GPU Performance Bottleneck: What are the possible causes?

Two identical models implemented in different ways have discrepant performances. How to identify the possible causes and how to solve them?

From a learning perspective, I’m implementing a Variational Autoencoder in order to achieve a performance close to the implementation of AutoencoderKL. However, my implementation is not performing properly and I’m looking for help to understand the possible reasons for the bottleneck.

For context, here’s a comparison of GPU usage for the same run with the two different models. Although they are similar in terms of memory consumption, as the models have the same architecture, the use of the GPU in my implementation falls short. Furthermore, it is noted that, for the same number of epochs, the training time is 5-6x worse than the benchmark.

In addition, I profiled both runs with torch.profiler.profile. I have a lot of data in tensorboard from this profiling that I can share, I’m just not sure what information to share that might contribute to this diagnosis. If you have any suggestions on which views would be interesting, let me know and I’ll share them.

As a new user, I can only share one media in the post, however, I noticed a significant discrepancy when I look at the DIFF view on the tensorboard between both models. In this view, my model has a much higher execution than the benchmark.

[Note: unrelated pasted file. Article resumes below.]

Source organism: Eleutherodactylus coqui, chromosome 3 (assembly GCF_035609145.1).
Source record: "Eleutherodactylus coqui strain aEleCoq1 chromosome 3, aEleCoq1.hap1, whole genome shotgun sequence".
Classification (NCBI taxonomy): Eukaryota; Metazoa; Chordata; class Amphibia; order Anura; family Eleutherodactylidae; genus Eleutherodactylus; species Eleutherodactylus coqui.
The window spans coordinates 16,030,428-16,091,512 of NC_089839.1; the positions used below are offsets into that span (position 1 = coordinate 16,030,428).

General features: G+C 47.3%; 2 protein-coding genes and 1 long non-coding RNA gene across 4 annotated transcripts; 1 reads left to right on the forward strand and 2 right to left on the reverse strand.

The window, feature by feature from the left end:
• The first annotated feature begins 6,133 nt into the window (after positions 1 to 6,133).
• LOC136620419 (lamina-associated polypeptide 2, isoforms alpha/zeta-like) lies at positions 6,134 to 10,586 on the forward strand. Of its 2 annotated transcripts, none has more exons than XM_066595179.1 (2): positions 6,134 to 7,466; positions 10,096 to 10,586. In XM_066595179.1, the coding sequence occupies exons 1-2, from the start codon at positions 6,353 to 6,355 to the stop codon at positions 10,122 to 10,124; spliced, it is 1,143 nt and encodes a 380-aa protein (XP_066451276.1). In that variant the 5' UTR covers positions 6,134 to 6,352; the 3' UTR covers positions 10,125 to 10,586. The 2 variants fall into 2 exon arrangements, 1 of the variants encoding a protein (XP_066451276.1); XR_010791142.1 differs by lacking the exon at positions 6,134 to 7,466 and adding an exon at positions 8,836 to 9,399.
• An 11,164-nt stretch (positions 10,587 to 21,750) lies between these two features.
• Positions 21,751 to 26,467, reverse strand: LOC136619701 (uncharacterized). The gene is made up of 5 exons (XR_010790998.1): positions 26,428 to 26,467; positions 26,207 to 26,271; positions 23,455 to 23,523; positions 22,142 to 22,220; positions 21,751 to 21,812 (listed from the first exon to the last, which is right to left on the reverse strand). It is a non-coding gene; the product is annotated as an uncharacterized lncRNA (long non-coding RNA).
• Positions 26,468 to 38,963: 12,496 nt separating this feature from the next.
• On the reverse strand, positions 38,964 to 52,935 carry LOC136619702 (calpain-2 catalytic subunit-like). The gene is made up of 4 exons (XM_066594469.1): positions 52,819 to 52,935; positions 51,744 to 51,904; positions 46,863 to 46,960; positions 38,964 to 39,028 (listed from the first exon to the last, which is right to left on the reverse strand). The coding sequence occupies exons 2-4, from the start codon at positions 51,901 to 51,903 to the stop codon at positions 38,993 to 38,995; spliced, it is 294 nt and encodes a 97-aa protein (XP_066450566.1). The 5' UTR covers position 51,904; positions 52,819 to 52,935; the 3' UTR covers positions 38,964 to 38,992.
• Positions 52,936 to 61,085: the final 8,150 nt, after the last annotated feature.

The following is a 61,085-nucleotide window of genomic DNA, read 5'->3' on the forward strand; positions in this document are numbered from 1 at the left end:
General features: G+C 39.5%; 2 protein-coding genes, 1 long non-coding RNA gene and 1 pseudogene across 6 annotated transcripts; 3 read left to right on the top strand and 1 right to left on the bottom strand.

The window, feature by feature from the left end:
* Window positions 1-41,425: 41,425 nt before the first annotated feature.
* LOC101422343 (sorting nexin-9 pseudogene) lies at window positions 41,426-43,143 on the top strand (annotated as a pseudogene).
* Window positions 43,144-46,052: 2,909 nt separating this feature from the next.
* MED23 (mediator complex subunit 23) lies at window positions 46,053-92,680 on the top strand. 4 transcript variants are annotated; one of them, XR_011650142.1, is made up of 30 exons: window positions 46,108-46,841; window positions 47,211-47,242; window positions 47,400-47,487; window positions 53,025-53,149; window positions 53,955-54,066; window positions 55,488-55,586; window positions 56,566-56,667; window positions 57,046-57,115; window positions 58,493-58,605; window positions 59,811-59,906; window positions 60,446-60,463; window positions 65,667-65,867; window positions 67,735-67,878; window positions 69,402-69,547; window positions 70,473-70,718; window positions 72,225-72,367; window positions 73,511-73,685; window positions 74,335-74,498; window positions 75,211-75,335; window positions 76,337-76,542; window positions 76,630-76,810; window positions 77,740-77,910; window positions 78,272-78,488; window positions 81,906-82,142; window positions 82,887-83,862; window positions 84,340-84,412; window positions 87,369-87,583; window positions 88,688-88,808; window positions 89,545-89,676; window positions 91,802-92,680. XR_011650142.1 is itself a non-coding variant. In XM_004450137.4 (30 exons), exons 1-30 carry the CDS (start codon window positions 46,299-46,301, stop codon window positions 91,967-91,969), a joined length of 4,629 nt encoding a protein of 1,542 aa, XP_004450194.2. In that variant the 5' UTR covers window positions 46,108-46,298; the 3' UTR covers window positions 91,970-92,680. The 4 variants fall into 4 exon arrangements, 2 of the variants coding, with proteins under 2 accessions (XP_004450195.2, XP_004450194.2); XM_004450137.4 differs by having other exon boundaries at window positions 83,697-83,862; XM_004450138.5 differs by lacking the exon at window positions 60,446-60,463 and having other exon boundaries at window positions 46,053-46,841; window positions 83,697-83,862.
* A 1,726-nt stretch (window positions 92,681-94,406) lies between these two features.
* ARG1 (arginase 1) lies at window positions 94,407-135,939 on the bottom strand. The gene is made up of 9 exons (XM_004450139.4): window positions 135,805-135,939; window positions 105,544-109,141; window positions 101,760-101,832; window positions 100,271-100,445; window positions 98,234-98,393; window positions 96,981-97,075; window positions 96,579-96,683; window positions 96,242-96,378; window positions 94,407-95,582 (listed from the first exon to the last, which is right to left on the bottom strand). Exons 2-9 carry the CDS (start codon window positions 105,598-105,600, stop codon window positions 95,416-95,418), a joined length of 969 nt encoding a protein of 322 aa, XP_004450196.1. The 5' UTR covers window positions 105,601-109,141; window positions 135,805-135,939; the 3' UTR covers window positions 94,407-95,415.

Finally, both models share all training code, which includes DDP, AMP, and gradient norm clipping. Here is the code that is being used for training:

total = 0.
scaler = torch.cuda.amp.GradScaler()

for images, _ in data:
    images =
    with torch.autocast(device_type='cuda'
                        if torch.cuda.is_available() else 'cpu',
        if self.architecture == "AutoencoderKL":
            posterior = self.model.module.encode(images).latent_dist
            z = posterior.sample()
            recon = self.model.module.decode(z).sample
            recon, posterior = self.model(images)
        loss = (self.criterion()(recon, images) +
                self.eta * posterior.kl().sum())
    torch.nn.utils.clip_grad_norm_(self.model.parameters(), 1.0)
    scale = scaler.get_scale()
    total += loss.item() * images.size(0) / len(data.dataset)
    del loss

if self.scheduler is not None:
    if not scale > scaler.get_scale():

return total

Thanks in advance for the support. I am available for further clarification.

I usually take a look at the Trace view in the pytorch profilder visualization. I use record_shapes, profile_memory, and with_stack for the profiler in general. The trace view should highlight which parts of the code take long to execute. Does that help in your case?

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@fabian_schutze, I appreciate your response and indeed those are the settings I’ve used when profiling. I’ve taken a look at the trace view and tried to compare both models for the same profiler step, however, since I’m not much knowledgeable in this matter, I’m not sure if I spotted the issue.